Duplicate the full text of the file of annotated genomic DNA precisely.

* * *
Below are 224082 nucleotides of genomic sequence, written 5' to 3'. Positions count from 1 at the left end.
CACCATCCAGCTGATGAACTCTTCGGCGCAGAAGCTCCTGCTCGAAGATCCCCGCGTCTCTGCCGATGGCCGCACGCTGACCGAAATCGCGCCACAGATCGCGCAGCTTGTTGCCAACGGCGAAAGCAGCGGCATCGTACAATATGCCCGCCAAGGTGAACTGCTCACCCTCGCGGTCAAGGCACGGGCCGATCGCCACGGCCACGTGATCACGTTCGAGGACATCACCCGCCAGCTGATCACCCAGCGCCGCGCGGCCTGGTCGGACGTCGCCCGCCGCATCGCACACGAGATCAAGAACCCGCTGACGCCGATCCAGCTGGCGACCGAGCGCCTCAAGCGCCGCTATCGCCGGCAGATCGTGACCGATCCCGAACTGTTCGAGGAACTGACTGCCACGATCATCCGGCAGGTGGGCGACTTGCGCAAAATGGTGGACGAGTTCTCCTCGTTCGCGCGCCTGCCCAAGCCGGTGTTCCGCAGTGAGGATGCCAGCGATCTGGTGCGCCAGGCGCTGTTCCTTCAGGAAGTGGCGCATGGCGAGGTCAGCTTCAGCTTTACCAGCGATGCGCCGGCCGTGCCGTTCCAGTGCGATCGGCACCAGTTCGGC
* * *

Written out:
Below are 224082 nucleotides of genomic sequence, written 5' to 3'. Positions count from 1 at the left end.
CACCATCCAGCTGATGAACTCTTCGGCGCAGAAGCTCCTGCTCGAAGATCCCCGCGTCTCTGCCGATGGCCGCACGCTGACCGAAATCGCGCCACAGATCGCGCAGCTTGTTGCCAACGGCGAAAGCAGCGGCATCGTACAATATGCCCGCCAAGGTGAACTGCTCACCCTCGCGGTCAAGGCACGGGCCGATCGCCACGGCCACGTGATCACGTTCGAGGACATCACCCGCCAGCTGATCACCCAGCGCCGCGCGGCCTGGTCGGACGTCGCCCGCCGCATCGCACACGAGATCAAGAACCCGCTGACGCCGATCCAGCTGGCGACCGAGCGCCTCAAGCGCCGCTATCGCCGGCAGATCGTGACCGATCCCGAACTGTTCGAGGAACTGACTGCCACGATCATCCGGCAGGTGGGCGACTTGCGCAAAATGGTGGACGAGTTCTCCTCGTTCGCGCGCCTGCCCAAGCCGGTGTTCCGCAGTGAGGATGCCAGCGATCTGGTGCGCCAGGCGCTGTTCCTTCAGGAAGTGGCGCATGGCGAGGTCAGCTTCAGCTTTACCAGCGATGCGCCGGCCGTGCCGTTCCAGTGCGATCGGCACCAGTTCGGC